Why Food Wastage?
Food wastage is rampant is country like India where masses of people sleep hungry on a daily basis while there are thousands who throw away unconsumed food.
According to the CSR Journal, nearly 40% of the food produced in India is wasted. This is a staggering amount of food, equivalent to the food consumed by the United Kingdom. According to the Ministry of Agriculture, the estimated cost of the wastage is almost Rs 1 lakh crore annually.
Sources of Food Wastage
- The biggest source of food wastage is our everyday meals cooked for the family
- Restaurants, Cafes and eateries within corporate premises.
- Community functions like weddings, family get-together, corporate and school canteens, etc.
- Farmers’ produce due to lack of storage facilities
- Uncalled for weather conditions destroying crops
- As per 2017 Global Hunger Index (GHI) Report, published by the International Food Policy Research Institute (IFPRI), India ranks 100 out 119 countries – the lower the rank more the number of hungry people in the country
- Nearly 20 crore Indians sleep hungry every night
- Land degradation is another cause that leads to diminished supply of edible food in the country
- Nearly 3000 children in India die every day due to malnutrition
What is Being Done to Curb Food Wastage?
While there are a number of NGOs that are working relentlessly to help the needy get the food that is likely to be wasted from the sources mentioned above, the statistics have not really improved. Some research in this area reveals that there is still a gap between the source of food wastage and the source of hunger. Addressing this gap mitigation not only requires spreading awareness among the masses to help the NGOs working for the cause but also requires intervention of technology to help bridge this gap.
The Zomatos and Swiggys of India
The food and beverage industry had seen a revolution when Zomato and Swiggy started onboarding restaurants and cafes around the country on a single platform. Quickly transforming from an app that hosted reviews of food connoisseurs to a food delivery platform, we have seen the exponential growth of these two giants in the industry.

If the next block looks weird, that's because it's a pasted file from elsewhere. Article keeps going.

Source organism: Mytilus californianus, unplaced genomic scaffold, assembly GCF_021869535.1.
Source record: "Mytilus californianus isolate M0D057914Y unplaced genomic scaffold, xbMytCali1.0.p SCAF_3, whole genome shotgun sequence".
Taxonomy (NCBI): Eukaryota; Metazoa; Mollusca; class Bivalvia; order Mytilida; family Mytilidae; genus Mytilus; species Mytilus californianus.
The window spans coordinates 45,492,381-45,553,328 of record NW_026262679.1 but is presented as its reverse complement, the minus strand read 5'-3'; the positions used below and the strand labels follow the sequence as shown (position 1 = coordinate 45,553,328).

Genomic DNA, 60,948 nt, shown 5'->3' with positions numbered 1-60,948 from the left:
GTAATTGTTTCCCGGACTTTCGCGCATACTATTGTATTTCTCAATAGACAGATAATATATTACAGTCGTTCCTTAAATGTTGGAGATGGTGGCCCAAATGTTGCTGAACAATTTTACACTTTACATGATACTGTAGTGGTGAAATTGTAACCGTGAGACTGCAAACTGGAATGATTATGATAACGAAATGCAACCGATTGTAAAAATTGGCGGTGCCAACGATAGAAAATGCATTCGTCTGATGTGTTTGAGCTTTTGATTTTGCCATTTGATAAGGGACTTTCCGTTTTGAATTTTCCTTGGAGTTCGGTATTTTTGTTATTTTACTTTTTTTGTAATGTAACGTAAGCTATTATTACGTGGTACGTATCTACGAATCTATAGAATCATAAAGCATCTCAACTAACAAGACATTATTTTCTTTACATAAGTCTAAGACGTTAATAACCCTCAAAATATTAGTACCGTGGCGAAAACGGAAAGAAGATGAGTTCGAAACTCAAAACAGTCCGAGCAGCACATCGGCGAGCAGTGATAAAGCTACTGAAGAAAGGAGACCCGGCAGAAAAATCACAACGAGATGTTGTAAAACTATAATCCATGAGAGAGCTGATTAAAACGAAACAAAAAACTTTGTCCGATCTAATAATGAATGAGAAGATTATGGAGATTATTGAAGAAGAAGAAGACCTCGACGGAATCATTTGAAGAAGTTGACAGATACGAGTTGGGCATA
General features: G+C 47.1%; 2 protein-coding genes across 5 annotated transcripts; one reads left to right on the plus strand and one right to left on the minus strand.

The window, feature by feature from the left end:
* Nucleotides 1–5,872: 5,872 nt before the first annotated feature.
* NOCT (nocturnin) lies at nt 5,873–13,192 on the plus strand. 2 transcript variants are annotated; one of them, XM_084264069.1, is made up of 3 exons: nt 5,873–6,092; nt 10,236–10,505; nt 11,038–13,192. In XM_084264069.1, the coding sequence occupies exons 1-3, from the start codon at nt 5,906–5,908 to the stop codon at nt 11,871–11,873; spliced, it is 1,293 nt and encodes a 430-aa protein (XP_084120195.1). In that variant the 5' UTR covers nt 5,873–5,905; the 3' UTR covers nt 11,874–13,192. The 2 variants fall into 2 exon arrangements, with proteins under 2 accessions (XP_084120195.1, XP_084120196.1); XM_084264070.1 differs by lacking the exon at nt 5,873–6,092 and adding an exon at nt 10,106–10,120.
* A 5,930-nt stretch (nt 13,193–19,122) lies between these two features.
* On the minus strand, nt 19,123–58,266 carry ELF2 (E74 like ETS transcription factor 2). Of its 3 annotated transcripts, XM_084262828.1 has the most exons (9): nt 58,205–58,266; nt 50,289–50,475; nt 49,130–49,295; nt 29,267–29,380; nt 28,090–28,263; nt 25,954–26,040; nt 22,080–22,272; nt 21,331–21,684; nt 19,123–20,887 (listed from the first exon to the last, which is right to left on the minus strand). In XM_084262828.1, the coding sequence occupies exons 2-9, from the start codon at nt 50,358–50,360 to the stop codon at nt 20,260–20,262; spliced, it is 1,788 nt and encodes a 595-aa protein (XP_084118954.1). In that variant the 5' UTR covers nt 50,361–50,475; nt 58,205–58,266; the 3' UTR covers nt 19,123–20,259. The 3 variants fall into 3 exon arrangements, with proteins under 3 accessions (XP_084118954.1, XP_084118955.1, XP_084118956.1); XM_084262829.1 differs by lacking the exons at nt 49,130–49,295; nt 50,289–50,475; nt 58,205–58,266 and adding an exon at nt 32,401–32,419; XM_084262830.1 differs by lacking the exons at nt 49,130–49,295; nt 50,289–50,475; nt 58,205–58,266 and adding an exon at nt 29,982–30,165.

Zomato recently acquired Feeding India and will continue to help make India hunger-free (through its CSR arm). While this is a humongous task in itself Feeding India has been progressively making strides to curb hunger in the country.
While Swiggy has also brought in environment friendly packaging material to curb plastic waste, it needs to be seen if Swiggy has been really doing something to address food wastage in the country.
We had earlier published a video to address the issue of food wastage at an individual’s capacity. You can view to check 7 ways of avoiding food wastage.
How can, however, technology help in avoiding food wastage?
An average Indian wastes 20% of the food items bought from the superstores while most often than not most of the food items are discarded once it expires. Here’s a solution to this problem –
Step 1 – Collaborate with Superstores and Kirana Stores to fetch data for
- Stock Received
- Stock Sold
- Expiry date for all food items
- Purchase Info – Customer number, items purchased, Expiry date for items
Step 2 – Send Notifications
- To customers – informing them of the items that are about to be expired
- To customers – informing them to donate the items to be expired for immediate consumption by partner NGOs (or in Zomato’s case their CSR leg – Feeding India)
- To Superstores – informing them of their stock expiry
- To Superstores – informing them to donate the item at a discounted price and promise 100% sale
Step 3 – Leverage Existing Logistics
- For already established companies leveraging their current logistics should not be challenge
- This could seamlessly be combined into existing operations
- Innovative methods of providing recipes to customers based on their existing soon-to-be expired food items could be suggested
- On a daily basis, the customer could be provided an option to notify the service providers to collect leftover food
Onboarding the Commoners
With a business model like Tinmen wherein home cooked food is provided to people, a similar approach can be taken to ensure consumption of extra food (potential waste) in household. A network of such ‘certified’ households could be leveraged to provide food to the needy.
Collaboration with existing NGOs by leveraging their channel to serve the needy.
Regulatory – How can one ensure food safety? A detailed study will be required to ensure the food thus provided (leftover or close to expiry) is safe for consumption
Logistic – While it is easy to leverage existing logistics for the players in the industry, this could be big challenge for new entrants.
The idea can be developed further to a full-fledged business. Our preliminary analysis shows that the financials could flourish too, if the idea is adopted.
Technology has seen to transform lives around us. We can leverage technology and help create an ecosystem that will help India (and the world likewise) achieve its goal to be hunger-free.